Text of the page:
Deep fried foods are found across a wide variety of menus and restaurants, and establishments. Knowing the proper maintenance techniques and choosing the right oil is a key aspect in producing higher-quality fried foods and saving on bottom line costs. Use this article as your step by step guide to selecting the right deep fryer oil, proper cleaning and filtering techniques, when you should change your oil, and the best commercial restaurant equipment to use.
Choosing the Best Deep Fryer Oil
While many experts agree that peanut oil is the best oil for using in a deep fryer, there are many other oils with high benefits as well. Choosing the best deep fryer oil comes down to a few different factors, such as smoke points, what you are cooking, what your budget is, and the type of deep fryer you have.
The smoke point is the temperature at which oil starts to burn, produce smoke and rapidly degrade. This is where the quality of the food coming out of the deep fryer drastically reduces and starts to develop a burnt flavor. It is important to select your oil so that the smoke point is higher than the temperature of the oil in the deep fryer. Different types of oil degrade at different rates, this can depend on a multitude of factors ranging from, the amount of sediment they collect, to processing methods used by the manufacturer. We will show you how to combat all this later on in the article.
Type of Food Going Into Your Deep Fryer
Cooking foods with strong flavors or a large amount of breading and spices can rapidly degrade your deep frying oil and the quality of your product. It is important to choose the right oil for your product, paired with proper filtering techniques and the best deep fryer oil savings equipment, you will ensure only the best comes out of your deep fryers.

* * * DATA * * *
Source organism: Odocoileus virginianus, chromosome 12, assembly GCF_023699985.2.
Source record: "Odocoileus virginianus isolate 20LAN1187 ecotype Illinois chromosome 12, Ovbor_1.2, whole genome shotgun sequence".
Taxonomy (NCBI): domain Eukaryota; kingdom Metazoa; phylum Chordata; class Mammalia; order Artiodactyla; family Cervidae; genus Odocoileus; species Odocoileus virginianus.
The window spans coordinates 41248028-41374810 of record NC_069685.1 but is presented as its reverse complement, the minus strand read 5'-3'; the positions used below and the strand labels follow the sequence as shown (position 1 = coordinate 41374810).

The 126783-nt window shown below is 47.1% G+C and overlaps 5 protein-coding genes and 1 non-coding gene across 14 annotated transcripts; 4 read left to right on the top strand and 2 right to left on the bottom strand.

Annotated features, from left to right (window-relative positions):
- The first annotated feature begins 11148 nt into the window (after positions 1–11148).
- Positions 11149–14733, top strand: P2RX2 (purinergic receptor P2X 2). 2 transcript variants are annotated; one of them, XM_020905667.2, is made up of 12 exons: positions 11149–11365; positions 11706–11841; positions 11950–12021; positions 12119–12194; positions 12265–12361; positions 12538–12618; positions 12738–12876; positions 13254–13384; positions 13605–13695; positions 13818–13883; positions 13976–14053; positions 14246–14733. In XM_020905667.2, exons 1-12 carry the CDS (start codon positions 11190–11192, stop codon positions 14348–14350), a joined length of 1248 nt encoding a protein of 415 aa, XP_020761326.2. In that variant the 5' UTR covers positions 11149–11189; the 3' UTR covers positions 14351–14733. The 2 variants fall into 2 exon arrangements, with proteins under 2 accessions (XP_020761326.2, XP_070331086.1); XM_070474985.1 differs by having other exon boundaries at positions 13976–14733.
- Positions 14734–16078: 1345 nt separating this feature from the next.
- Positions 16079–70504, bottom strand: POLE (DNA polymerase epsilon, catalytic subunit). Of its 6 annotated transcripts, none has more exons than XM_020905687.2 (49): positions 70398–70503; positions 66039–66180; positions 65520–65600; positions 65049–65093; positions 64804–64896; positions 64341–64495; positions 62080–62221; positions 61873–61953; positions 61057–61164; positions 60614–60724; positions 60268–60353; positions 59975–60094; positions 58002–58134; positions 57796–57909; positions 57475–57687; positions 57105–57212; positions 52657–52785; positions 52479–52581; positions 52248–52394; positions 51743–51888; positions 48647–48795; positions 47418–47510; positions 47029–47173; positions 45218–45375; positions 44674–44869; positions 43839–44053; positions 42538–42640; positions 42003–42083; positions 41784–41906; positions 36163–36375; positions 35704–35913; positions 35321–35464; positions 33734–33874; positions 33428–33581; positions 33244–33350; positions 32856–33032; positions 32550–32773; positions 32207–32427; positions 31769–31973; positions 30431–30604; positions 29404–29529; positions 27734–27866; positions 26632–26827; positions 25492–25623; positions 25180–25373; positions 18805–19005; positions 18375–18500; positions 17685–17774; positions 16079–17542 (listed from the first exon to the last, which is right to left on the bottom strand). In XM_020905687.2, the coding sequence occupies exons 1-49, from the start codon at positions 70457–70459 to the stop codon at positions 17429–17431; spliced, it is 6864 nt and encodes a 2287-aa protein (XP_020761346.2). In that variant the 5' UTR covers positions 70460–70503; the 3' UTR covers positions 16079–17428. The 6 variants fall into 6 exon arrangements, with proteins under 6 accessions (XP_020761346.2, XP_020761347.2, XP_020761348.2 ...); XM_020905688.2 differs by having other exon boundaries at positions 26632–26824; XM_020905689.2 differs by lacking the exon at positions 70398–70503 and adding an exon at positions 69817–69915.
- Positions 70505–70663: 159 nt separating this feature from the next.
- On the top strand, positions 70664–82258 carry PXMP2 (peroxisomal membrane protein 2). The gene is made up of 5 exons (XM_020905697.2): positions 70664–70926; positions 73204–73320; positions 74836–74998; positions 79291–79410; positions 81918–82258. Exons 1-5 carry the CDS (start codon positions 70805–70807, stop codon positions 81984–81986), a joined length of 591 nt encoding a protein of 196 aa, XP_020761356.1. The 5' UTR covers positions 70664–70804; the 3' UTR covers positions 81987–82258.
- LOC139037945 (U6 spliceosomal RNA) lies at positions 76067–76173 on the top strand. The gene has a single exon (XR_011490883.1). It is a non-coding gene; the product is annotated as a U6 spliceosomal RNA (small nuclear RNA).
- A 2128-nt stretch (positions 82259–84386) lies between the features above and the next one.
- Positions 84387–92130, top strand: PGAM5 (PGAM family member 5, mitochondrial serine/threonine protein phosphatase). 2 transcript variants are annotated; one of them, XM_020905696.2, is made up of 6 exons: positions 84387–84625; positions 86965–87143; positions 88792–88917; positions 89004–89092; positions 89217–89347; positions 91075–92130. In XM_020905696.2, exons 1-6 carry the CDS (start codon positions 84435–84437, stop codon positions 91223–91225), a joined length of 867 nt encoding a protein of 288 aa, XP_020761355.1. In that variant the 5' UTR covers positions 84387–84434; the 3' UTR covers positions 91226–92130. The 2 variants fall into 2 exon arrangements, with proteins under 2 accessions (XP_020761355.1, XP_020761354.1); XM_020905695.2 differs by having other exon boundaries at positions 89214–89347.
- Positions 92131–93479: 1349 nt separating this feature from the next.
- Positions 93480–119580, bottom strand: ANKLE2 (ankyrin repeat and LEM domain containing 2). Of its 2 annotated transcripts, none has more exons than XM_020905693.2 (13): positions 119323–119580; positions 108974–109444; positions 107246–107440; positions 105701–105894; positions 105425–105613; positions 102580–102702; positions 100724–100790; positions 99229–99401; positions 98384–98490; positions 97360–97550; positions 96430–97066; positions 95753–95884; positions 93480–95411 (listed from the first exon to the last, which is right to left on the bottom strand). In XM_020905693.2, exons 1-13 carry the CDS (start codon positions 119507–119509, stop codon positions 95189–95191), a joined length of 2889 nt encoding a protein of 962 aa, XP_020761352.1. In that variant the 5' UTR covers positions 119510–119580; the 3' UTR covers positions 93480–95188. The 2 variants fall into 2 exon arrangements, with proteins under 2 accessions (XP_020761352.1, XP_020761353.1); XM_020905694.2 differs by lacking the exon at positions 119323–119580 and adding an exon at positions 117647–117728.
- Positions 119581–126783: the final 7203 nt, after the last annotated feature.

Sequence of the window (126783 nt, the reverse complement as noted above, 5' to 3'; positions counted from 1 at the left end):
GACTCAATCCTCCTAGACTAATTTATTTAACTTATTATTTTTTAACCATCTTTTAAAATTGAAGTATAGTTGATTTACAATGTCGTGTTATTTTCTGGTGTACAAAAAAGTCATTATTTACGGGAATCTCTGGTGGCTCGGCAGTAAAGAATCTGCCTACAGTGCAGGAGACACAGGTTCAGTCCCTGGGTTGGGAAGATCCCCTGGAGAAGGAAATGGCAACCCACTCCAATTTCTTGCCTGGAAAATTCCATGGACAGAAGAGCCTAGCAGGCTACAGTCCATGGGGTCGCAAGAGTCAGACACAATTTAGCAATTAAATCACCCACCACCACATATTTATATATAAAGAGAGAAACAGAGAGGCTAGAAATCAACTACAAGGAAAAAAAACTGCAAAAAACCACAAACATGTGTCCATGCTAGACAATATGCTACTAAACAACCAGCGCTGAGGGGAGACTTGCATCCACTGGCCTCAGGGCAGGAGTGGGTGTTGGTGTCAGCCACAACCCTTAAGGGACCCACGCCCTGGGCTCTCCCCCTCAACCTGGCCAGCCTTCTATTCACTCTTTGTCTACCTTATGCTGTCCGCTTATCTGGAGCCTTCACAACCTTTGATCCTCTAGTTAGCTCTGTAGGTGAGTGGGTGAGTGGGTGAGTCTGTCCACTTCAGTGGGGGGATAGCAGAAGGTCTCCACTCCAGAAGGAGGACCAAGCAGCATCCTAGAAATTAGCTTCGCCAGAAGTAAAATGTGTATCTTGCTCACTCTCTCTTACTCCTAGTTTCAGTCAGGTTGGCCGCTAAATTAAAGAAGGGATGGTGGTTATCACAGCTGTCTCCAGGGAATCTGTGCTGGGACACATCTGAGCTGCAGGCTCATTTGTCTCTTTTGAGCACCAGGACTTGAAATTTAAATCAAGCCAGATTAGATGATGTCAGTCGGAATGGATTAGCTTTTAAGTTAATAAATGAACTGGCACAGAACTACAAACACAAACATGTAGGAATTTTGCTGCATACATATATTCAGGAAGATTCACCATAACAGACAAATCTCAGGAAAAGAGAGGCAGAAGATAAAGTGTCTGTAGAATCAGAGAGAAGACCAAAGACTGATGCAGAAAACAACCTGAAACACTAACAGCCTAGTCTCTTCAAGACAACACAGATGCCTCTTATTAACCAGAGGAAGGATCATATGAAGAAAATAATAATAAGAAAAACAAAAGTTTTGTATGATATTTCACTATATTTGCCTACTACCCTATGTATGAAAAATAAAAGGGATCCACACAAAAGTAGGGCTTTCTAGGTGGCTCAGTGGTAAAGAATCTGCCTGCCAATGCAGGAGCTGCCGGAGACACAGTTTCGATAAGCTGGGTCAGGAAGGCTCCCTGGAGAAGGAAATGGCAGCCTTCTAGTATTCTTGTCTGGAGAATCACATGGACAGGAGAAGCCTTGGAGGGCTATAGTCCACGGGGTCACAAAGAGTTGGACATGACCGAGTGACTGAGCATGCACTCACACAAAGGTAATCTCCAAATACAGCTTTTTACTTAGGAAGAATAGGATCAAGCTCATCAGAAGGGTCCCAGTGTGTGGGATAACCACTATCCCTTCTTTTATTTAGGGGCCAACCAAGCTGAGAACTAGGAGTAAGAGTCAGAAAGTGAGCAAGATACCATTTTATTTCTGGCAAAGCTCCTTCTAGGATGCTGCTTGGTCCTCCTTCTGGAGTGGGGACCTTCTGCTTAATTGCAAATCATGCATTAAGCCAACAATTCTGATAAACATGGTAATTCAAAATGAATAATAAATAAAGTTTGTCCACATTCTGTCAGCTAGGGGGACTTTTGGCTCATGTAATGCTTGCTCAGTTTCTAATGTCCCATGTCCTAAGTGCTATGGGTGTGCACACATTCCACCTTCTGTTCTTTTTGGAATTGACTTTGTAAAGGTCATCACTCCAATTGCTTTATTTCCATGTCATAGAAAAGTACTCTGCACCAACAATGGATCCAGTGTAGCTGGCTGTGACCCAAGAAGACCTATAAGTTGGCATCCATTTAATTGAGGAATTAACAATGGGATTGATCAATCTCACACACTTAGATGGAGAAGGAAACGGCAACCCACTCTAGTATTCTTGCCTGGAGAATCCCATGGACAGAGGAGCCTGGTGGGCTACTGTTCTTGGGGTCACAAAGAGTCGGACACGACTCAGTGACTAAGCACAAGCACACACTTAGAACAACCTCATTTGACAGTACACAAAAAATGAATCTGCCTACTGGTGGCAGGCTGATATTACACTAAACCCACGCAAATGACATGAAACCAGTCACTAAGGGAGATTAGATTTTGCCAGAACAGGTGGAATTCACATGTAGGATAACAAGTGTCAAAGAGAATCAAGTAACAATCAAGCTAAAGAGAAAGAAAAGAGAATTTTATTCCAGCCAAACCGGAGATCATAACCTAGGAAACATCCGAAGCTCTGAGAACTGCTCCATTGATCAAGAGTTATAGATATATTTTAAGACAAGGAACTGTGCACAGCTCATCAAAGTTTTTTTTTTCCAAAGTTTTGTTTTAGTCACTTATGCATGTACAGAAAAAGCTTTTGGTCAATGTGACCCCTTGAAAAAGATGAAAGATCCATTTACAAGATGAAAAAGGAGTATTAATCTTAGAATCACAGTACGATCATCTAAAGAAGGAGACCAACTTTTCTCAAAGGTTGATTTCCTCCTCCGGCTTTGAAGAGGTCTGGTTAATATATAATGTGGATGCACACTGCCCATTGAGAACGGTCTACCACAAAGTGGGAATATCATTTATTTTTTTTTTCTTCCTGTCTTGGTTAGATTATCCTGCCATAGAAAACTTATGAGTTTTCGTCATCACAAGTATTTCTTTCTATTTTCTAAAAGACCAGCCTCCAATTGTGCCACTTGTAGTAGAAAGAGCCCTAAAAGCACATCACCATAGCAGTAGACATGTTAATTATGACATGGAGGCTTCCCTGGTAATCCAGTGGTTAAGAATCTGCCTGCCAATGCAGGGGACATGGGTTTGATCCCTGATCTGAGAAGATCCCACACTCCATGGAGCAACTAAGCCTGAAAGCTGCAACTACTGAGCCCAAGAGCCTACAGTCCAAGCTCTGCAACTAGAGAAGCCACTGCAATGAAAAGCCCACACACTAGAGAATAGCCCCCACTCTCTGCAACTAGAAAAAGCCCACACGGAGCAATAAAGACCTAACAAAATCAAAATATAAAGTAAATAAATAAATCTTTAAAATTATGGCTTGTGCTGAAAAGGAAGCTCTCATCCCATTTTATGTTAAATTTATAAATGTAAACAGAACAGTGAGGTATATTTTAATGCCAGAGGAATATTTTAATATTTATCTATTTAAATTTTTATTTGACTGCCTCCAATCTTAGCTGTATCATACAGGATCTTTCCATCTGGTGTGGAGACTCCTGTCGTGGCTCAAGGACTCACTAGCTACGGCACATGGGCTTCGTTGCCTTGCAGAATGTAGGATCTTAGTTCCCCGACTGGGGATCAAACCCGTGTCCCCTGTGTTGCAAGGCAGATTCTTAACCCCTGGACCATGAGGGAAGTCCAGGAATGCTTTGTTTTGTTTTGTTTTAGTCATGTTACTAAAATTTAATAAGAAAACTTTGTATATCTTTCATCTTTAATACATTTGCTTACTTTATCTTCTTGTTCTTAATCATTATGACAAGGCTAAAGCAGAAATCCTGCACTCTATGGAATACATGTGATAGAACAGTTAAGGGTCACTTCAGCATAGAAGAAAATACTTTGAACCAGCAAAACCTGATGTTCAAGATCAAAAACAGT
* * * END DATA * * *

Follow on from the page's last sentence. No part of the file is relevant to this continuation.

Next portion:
Different Oils Commonly Used in Deep Frying
|Oil Type||Description||Smoke Point|
||Peanut oil, also known as groundnut oil or arachis oil, is a vegetable oil derived from peanuts. The oil has a strong peanut flavor and aroma. Even with peanut oil being made from peanuts, not every peanut oil is an allergen. Quality, highly refined peanut oil is safe for people with peanut allergies. Look out for expelled, extruded or cold pressed peanut oils as these ARE consider to be an allergen.||High smoke point ranging from 440 to 450 degrees Fahrenheit.|
|Canola Oil||Canola oil is a vegetable oil derived from a variety of rapeseed that is low in erucic acid. Canola oil is typically highly refined giving it stability when cooking at high temperatures.||High smoke point ranging from 350 to 400 degrees Fahrenheit.|
|Coconut Oil||Coconut oil, or copra oil, is an edible oil extracted from the kernel or meat of mature coconuts harvested from the coconut palm. It has various applications. Because of its high saturated fat content, it is slow to oxidize which makes it an optimum choice for deep frying at lower temperatures as it takes much longer for coconut oil to degrade. Keep in mind it is one of the more expensive choices.||Mid-range smoke point of around 350 degrees Fahrenheit.|
|Grapeseed Oil||Grapeseed oil is processed from the seeds of grapes, which are a byproduct of wine making. While not a commonly used cooking oil in a commercial or restaurant setting due to its high cost, there are some debates as to the health benefits of frying with grapeseed oil.||Very high smoke point ranging between 420 and 485 degrees Fahrenheit.|